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27 Mayıs 2008 Salı

Phoenix Arrives On Mars

CBS News

Launched in August 2007, the Phoenix Mars Mission reached its critical landing phase on Sunday, May 25, 2008, as the lander sped through the Martian atmosphere at speeds of 12,000 mph, before braking for a powered landing. (Photo: NASA/JPL-CalTech/U. of Arizona)

The Mars Reconnaissance Orbiter used radar to map the insides of the north polar ice cap. Radio waves penetrated through the ice and bounced back at different times depending on the differing concentrations of sand and dust in the ice. (Photo: NASA/JPL-Caltech/U. of Rome/SwRI)

This image shows the vast plains of the northern polar region of Mars. The flat landscape is strewn with tiny pebbles and shows polygonal cracking, a pattern seen widely in Martian high latitudes — and also observed in permafrost terrains on Earth. The polygonal cracking is believed to have resulted from seasonal freezing and thawing of surface ice. (Photo: NASA/JPL-CalTech/U. of Arizona)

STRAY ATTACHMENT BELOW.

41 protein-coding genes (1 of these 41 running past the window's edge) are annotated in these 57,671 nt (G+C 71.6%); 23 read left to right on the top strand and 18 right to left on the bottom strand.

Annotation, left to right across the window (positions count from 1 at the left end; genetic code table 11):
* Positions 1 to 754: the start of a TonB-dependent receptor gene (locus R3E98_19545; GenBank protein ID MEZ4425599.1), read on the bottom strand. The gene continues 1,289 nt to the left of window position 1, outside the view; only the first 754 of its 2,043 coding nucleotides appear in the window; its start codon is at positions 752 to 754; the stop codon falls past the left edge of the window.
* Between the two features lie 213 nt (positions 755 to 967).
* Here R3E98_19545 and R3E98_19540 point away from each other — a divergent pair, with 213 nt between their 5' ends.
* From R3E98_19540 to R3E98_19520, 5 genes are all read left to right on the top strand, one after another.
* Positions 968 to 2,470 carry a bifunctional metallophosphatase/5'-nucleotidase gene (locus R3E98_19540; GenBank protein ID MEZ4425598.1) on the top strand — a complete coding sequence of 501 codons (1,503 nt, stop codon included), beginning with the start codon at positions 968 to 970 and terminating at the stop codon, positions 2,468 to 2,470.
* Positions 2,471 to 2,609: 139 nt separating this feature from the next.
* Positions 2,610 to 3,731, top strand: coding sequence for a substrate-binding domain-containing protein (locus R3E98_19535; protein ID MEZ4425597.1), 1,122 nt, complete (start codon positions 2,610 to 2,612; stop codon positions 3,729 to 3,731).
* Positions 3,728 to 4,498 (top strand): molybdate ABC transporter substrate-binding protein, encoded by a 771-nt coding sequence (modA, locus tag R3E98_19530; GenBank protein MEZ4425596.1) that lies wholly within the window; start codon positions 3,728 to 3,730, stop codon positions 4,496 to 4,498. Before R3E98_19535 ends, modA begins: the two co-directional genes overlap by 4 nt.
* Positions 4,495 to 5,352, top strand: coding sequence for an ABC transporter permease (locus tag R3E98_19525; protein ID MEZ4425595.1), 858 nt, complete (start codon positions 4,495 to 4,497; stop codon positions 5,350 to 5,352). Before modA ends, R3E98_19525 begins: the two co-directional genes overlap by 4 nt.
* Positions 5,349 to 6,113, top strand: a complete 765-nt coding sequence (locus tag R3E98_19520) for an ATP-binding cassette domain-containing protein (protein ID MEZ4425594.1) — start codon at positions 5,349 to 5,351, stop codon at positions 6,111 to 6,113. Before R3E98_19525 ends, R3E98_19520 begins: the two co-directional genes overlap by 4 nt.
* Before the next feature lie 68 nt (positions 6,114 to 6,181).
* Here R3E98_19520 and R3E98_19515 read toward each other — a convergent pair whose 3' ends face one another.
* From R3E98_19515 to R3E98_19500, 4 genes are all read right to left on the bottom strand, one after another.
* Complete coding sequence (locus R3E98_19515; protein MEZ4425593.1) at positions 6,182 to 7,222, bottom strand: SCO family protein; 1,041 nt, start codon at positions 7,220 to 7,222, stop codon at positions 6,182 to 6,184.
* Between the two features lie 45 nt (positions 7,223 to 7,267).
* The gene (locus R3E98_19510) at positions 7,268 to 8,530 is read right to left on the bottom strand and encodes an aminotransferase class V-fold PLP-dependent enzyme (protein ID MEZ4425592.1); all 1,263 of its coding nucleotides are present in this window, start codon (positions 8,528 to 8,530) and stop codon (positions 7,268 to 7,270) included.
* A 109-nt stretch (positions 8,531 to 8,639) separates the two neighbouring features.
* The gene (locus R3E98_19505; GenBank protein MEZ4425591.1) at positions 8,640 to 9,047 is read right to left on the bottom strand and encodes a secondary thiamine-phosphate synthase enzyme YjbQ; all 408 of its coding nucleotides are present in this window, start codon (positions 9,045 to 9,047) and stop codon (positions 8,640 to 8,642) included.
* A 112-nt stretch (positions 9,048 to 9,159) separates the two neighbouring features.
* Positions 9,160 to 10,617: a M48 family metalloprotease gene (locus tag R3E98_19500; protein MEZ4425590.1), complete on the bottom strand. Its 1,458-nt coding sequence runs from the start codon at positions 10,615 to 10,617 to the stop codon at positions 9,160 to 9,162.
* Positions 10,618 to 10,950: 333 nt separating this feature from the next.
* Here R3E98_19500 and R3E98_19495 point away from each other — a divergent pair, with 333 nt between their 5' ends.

Mars is a cold desert planet with no liquid water on its surface. However, discoveries made by the Mars Odyssey Orbiter in 2002 show large amounts of subsurface water-ice in the northern arctic plains. (Photo: NASA/JPL-CalTech/U. of Arizona)

Phoenix uses hardware from a spacecraft built for a 2001 launch that was canceled in response to the loss of a similar spacecraft during a 1999 Mars landing attempt. Researchers who proposed the Phoenix mission in 2002 saw the unused spacecraft as a resource for pursuing a new science opportunity. (Photo: NASA/JPL-CalTech/U. of Arizona)

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